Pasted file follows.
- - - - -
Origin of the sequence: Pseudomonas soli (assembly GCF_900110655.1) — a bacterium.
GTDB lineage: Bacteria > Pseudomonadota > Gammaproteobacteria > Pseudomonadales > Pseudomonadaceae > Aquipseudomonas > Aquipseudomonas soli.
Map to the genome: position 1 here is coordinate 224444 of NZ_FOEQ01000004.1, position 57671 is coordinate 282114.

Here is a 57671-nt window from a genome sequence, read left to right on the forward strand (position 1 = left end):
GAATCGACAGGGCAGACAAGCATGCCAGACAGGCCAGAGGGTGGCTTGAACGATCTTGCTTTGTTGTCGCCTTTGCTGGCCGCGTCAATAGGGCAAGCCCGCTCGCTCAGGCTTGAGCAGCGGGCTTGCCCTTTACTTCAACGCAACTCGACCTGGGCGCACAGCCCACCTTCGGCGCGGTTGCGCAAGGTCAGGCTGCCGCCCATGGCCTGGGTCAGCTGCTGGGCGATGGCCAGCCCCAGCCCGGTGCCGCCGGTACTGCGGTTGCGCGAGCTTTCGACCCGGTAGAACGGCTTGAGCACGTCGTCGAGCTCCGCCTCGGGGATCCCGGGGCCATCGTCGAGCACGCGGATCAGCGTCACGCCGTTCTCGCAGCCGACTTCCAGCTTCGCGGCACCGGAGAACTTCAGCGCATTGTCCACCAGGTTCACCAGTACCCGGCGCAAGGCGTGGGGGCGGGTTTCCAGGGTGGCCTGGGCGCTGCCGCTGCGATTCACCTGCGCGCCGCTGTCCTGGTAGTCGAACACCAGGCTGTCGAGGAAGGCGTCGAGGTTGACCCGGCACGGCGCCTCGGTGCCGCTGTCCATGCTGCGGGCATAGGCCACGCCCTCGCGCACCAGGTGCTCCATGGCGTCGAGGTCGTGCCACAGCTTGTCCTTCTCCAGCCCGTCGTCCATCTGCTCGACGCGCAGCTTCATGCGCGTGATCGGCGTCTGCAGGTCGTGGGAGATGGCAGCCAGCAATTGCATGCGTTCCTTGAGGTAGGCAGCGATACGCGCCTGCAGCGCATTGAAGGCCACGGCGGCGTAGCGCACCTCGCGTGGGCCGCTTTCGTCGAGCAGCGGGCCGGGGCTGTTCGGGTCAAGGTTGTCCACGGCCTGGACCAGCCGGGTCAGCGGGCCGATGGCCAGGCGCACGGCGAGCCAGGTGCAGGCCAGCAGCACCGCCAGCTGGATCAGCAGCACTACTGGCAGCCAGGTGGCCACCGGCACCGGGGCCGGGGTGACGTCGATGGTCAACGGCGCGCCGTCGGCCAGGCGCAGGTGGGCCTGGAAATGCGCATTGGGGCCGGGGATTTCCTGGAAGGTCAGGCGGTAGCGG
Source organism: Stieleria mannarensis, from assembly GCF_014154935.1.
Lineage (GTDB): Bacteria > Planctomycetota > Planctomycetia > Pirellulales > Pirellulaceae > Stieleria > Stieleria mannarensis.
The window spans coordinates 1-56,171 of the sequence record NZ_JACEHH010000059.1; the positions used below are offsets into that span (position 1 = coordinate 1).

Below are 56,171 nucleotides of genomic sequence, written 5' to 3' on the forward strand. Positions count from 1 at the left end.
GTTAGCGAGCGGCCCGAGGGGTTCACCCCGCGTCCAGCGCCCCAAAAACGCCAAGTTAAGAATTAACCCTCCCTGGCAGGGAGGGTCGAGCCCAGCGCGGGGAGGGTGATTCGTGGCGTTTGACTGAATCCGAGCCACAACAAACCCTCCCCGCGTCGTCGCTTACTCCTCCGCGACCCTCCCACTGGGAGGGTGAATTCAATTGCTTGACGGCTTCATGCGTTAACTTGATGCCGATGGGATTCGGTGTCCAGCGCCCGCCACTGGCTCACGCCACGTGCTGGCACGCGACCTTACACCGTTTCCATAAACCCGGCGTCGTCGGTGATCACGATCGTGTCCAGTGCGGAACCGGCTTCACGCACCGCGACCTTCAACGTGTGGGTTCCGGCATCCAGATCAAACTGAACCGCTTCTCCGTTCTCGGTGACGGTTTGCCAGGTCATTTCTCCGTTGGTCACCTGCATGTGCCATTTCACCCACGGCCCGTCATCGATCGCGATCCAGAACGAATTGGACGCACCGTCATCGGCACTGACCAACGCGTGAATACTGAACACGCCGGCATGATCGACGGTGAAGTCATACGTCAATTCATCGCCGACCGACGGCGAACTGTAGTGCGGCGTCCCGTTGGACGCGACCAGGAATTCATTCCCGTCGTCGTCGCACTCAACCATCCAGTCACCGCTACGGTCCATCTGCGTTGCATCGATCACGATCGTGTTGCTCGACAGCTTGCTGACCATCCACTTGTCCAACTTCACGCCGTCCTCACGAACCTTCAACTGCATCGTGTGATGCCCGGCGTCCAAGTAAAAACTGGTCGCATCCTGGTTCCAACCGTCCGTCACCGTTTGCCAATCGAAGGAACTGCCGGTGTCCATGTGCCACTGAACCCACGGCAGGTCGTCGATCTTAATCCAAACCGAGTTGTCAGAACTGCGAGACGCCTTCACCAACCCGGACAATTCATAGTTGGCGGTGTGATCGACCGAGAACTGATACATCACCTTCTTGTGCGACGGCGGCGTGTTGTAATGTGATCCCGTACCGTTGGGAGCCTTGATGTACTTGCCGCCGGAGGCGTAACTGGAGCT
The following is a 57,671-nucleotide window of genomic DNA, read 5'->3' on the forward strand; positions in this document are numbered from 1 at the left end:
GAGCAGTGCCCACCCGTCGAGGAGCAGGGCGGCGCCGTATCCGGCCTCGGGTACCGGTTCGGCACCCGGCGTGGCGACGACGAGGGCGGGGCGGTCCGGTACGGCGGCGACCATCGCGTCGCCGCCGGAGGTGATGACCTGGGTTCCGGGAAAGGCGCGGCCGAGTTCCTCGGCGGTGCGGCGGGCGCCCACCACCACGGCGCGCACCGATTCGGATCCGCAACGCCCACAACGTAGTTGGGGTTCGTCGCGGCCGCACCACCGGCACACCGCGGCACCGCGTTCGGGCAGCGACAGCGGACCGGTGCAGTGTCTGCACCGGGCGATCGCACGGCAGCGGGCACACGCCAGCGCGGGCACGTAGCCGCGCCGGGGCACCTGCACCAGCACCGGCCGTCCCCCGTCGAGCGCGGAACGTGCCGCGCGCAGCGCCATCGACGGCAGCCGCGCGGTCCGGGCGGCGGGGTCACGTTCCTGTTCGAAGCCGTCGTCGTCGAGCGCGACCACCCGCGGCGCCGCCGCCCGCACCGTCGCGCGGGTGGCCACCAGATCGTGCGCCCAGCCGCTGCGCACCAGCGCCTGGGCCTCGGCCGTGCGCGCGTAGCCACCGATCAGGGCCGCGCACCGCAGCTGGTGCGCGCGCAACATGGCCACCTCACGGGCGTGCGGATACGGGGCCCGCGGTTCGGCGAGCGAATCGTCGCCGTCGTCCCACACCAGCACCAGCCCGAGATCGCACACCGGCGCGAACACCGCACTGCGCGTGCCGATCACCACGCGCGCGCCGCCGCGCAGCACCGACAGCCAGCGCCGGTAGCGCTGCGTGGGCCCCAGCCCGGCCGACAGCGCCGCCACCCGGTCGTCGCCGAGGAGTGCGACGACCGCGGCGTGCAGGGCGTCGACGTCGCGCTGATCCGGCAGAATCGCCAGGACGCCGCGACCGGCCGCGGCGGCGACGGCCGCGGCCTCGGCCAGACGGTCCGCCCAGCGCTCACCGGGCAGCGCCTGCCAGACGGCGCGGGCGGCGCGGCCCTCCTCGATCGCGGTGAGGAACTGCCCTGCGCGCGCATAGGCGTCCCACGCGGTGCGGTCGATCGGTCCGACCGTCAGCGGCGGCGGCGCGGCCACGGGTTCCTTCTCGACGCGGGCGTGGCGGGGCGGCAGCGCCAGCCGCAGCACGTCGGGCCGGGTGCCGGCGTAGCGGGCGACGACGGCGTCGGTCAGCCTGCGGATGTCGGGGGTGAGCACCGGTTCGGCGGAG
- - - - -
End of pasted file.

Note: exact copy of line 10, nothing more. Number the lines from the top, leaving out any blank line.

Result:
GTTAGCGAGCGGCCCGAGGGGTTCACCCCGCGTCCAGCGCCCCAAAAACGCCAAGTTAAGAATTAACCCTCCCTGGCAGGGAGGGTCGAGCCCAGCGCGGGGAGGGTGATTCGTGGCGTTTGACTGAATCCGAGCCACAACAAACCCTCCCCGCGTCGTCGCTTACTCCTCCGCGACCCTCCCACTGGGAGGGTGAATTCAATTGCTTGACGGCTTCATGCGTTAACTTGATGCCGATGGGATTCGGTGTCCAGCGCCCGCCACTGGCTCACGCCACGTGCTGGCACGCGACCTTACACCGTTTCCATAAACCCGGCGTCGTCGGTGATCACGATCGTGTCCAGTGCGGAACCGGCTTCACGCACCGCGACCTTCAACGTGTGGGTTCCGGCATCCAGATCAAACTGAACCGCTTCTCCGTTCTCGGTGACGGTTTGCCAGGTCATTTCTCCGTTGGTCACCTGCATGTGCCATTTCACCCACGGCCCGTCATCGATCGCGATCCAGAACGAATTGGACGCACCGTCATCGGCACTGACCAACGCGTGAATACTGAACACGCCGGCATGATCGACGGTGAAGTCATACGTCAATTCATCGCCGACCGACGGCGAACTGTAGTGCGGCGTCCCGTTGGACGCGACCAGGAATTCATTCCCGTCGTCGTCGCACTCAACCATCCAGTCACCGCTACGGTCCATCTGCGTTGCATCGATCACGATCGTGTTGCTCGACAGCTTGCTGACCATCCACTTGTCCAACTTCACGCCGTCCTCACGAACCTTCAACTGCATCGTGTGATGCCCGGCGTCCAAGTAAAAACTGGTCGCATCCTGGTTCCAACCGTCCGTCACCGTTTGCCAATCGAAGGAACTGCCGGTGTCCATGTGCCACTGAACCCACGGCAGGTCGTCGATCTTAATCCAAACCGAGTTGTCAGAACTGCGAGACGCCTTCACCAACCCGGACAATTCATAGTTGGCGGTGTGATCGACCGAGAACTGATACATCACCTTCTTGTGCGACGGCGGCGTGTTGTAATGTGATCCCGTACCGTTGGGAGCCTTGATGTACTTGCCGCCGGAGGCGTAACTGGAGCT